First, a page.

Amazon has introduced a new connectivity option called AWS Direct Connect. In plain speak, Direct Connect allows an Amazon customer to get a cross-connect between his own network equipment and Amazon’s, in some location where the two companies are physically colocated. In even plainer speak, if you’re an Equinix colocation customer in their Ashburn, Virginia (Washington DC) data center campus, you can get a wire run between your cage and Amazon’s, which gives you direct connectivity between your router and theirs.
This is relatively cheap, as far as such things go. Amazon imposes a “port charge” for the cross-connect at $0.30/hour for 1 Gbps or $2.25/hour for 10 Gbps (on a practical level, since cross-connects are by definition nailed up 100% of the time, about $220/month and $1625/month respectively), plus outbound data transfer at $0.02/GB. You’ll also pay Equinix for the cross-connect itself (I haven’t verified the prices for these, but I’d expect they would be around $500 and $1500 per month). And, of course, you have to pay Equinix for the colocation of whatever equipment you have (upwards of $1000/month+ per rack).
Direct Connect has lots of practical uses. It provides direct, fast, private connectivity between your gear in colocation and whatever Amazon services are in Equinix Ashburn (and non-Internet access to AWS in general), vital for “hybrid cloud” use cases and enormously useful for people who, say, have PCI-compliant e-commerce sites with huge databases Oracle RAC and black-box encryption devices, but would like to put some front-end webservers in the cloud. You can also buy whatever connectivity you want from your cage in Equinix, so you can take that traffic and put it over some less expensive Internet connection (Amazon’s bandwidth fees are one of the major reasons customers leave them), or you can get private networking like ethernet or MPLS VPN (an important requirement for enterprise customers who don’t want their traffic to touch the Internet at all).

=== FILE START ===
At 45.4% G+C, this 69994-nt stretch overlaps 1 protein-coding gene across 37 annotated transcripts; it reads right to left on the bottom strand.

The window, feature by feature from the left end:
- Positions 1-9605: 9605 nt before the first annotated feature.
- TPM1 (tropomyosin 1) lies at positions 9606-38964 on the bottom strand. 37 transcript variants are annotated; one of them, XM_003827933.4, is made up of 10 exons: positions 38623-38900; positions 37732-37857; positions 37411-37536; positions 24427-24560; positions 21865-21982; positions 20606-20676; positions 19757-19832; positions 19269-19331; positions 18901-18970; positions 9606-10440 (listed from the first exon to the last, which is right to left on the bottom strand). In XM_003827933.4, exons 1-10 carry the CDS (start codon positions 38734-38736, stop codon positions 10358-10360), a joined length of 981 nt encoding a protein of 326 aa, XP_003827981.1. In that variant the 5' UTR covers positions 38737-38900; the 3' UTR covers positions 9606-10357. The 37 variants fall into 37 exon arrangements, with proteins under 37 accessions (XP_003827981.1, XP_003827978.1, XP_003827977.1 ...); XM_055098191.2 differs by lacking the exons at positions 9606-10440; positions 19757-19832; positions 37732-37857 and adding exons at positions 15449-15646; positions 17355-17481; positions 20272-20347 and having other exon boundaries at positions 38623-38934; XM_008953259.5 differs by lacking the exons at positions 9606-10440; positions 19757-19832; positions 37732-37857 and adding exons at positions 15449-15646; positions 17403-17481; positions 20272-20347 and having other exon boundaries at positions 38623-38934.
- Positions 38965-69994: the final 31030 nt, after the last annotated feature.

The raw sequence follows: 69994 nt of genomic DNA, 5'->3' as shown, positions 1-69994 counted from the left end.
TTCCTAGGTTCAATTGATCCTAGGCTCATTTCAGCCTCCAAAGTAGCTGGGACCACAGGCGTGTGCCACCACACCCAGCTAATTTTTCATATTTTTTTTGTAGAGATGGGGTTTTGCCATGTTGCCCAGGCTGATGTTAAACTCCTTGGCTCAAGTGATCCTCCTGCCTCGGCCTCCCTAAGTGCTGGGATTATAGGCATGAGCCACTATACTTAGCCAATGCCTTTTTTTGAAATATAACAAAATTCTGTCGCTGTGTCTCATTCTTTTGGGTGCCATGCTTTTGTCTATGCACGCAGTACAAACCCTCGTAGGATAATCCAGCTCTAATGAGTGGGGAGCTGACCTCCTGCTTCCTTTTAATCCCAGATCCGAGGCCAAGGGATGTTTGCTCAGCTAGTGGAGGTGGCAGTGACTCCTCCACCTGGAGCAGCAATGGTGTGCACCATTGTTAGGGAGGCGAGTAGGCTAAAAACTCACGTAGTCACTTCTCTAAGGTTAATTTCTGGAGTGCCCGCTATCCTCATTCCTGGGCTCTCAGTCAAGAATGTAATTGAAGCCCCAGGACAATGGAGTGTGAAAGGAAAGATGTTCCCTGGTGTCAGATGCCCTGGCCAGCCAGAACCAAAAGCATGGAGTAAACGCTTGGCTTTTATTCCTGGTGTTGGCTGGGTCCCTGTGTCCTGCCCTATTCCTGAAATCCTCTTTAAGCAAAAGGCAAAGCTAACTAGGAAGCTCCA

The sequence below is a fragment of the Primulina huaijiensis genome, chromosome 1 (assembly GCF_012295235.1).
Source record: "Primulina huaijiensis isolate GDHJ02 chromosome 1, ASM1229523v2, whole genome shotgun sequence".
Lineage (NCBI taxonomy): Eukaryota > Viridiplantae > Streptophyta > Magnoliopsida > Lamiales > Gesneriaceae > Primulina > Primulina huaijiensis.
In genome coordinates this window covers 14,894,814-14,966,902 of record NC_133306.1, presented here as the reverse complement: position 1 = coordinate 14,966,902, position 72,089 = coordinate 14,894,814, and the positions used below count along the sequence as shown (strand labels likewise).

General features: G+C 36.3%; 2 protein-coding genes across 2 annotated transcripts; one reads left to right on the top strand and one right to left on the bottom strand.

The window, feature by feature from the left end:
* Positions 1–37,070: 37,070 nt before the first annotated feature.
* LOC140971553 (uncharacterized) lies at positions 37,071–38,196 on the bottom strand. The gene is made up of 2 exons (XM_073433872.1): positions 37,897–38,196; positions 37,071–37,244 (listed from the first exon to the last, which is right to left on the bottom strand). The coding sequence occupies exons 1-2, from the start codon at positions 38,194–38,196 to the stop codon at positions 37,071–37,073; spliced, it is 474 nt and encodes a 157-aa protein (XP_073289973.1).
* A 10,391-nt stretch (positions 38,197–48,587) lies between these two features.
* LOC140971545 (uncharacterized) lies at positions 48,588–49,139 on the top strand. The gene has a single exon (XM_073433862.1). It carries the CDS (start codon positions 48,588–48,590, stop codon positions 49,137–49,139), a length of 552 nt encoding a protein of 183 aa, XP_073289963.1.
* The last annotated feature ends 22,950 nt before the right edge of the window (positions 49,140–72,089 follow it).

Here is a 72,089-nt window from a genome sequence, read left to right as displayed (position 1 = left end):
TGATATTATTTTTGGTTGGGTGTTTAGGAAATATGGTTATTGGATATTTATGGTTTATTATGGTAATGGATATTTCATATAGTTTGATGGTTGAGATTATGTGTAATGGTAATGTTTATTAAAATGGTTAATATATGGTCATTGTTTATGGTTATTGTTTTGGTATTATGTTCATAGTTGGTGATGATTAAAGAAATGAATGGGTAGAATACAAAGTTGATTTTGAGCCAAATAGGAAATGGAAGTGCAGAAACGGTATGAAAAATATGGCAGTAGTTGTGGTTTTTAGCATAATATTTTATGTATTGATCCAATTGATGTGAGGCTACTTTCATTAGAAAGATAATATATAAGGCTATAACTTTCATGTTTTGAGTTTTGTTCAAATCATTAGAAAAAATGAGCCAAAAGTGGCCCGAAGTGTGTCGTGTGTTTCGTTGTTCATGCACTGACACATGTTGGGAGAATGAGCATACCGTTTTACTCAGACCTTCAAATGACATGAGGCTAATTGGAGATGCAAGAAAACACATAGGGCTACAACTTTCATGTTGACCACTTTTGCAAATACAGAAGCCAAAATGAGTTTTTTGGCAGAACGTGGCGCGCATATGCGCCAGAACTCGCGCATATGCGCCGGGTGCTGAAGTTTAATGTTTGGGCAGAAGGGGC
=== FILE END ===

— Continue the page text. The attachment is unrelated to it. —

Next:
This is not a completely new thing — Amazon has quietly offered private peering and cross-connects to important customers for some time now, in Equinix. But this now makes cross-connects into a standard option with an established price point, which is likely to have far greater uptake than the one-off deals that Amazon has been doing.
It’s not a fully-automated service — the sign-up is basically used to get Amazon to grant you an authorization so that you can put in an Equinix work order for the cross-connect. But it’s an important step in the right direction. (I’ve previously noted the value of this partnership in a blog post called “Why Cloud IaaS Customers Care About a Colo Option“. Also, for Gartner clients, see my research note “Customers Need Hybrid Cloud Compute IaaS” for a detailed analysis.)
This is good for Equinix, too, for the obvious reasons. For quite some time now, I’ve been evangelizing the importance of carrier-neutral colocation as a “cloud hub”, envisioning a future where these providers facilitate cross-connect infrastructures between cloud users and cloud providers. Widespread adoption of this model would allow an enterprise to say, get a single rack of network equipment at Equinix (or Telecity or Interxion, etc.), and then cross-connect directly to all of their important cloud suppliers. It would drive cross-connect density, differentiation and stickiness at the carrier-neutral colo providers who succeed in being the draw for these ecosystems.
It’s worth noting that this doesn’t grant Amazon a unique capability, though. Just about every other major cloud IaaS provider already offers colocation and private connectivity options. But it’s a crucial step for Amazon towards being suitable for more typical enterprise use cases. (And as a broader long-term ecosystem play, customers may prefer using just one or two “cloud hubs” like an Equinix location for their “cloud backhaul” onto private connectivity, especially if they have gateway devices.)